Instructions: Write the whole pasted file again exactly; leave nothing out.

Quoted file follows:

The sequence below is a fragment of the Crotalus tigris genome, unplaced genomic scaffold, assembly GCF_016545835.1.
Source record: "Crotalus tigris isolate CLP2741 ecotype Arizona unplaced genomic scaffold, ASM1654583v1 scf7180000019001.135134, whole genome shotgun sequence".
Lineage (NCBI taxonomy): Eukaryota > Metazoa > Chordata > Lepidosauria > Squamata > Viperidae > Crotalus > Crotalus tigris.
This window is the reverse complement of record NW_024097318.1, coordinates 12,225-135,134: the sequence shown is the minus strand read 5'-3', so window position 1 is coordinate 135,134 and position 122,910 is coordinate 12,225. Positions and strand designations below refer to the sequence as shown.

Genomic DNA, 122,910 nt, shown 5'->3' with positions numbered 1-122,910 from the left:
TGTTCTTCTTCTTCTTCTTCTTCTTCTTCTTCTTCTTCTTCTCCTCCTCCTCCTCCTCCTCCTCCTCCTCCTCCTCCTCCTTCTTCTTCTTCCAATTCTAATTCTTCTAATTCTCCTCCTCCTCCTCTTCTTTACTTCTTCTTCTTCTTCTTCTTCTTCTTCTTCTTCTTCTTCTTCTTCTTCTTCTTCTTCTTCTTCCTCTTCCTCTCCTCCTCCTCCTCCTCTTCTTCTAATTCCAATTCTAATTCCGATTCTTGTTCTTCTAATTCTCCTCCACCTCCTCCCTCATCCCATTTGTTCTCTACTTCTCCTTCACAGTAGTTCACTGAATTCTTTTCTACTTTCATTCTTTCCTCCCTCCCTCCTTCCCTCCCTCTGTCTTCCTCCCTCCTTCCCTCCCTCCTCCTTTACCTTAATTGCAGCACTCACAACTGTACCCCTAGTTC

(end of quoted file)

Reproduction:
The sequence below is a fragment of the Crotalus tigris genome, unplaced genomic scaffold, assembly GCF_016545835.1.
Source record: "Crotalus tigris isolate CLP2741 ecotype Arizona unplaced genomic scaffold, ASM1654583v1 scf7180000019001.135134, whole genome shotgun sequence".
Lineage (NCBI taxonomy): Eukaryota > Metazoa > Chordata > Lepidosauria > Squamata > Viperidae > Crotalus > Crotalus tigris.
This window is the reverse complement of record NW_024097318.1, coordinates 12,225-135,134: the sequence shown is the minus strand read 5'-3', so window position 1 is coordinate 135,134 and position 122,910 is coordinate 12,225. Positions and strand designations below refer to the sequence as shown.

Genomic DNA, 122,910 nt, shown 5'->3' with positions numbered 1-122,910 from the left:
TGTTCTTCTTCTTCTTCTTCTTCTTCTTCTTCTTCTTCTTCTCCTCCTCCTCCTCCTCCTCCTCCTCCTCCTCCTCCTCCTTCTTCTTCTTCCAATTCTAATTCTTCTAATTCTCCTCCTCCTCCTCTTCTTTACTTCTTCTTCTTCTTCTTCTTCTTCTTCTTCTTCTTCTTCTTCTTCTTCTTCTTCTTCTTCTTCCTCTTCCTCTCCTCCTCCTCCTCCTCTTCTTCTAATTCCAATTCTAATTCCGATTCTTGTTCTTCTAATTCTCCTCCACCTCCTCCCTCATCCCATTTGTTCTCTACTTCTCCTTCACAGTAGTTCACTGAATTCTTTTCTACTTTCATTCTTTCCTCCCTCCCTCCTTCCCTCCCTCTGTCTTCCTCCCTCCTTCCCTCCCTCCTCCTTTACCTTAATTGCAGCACTCACAACTGTACCCCTAGTTC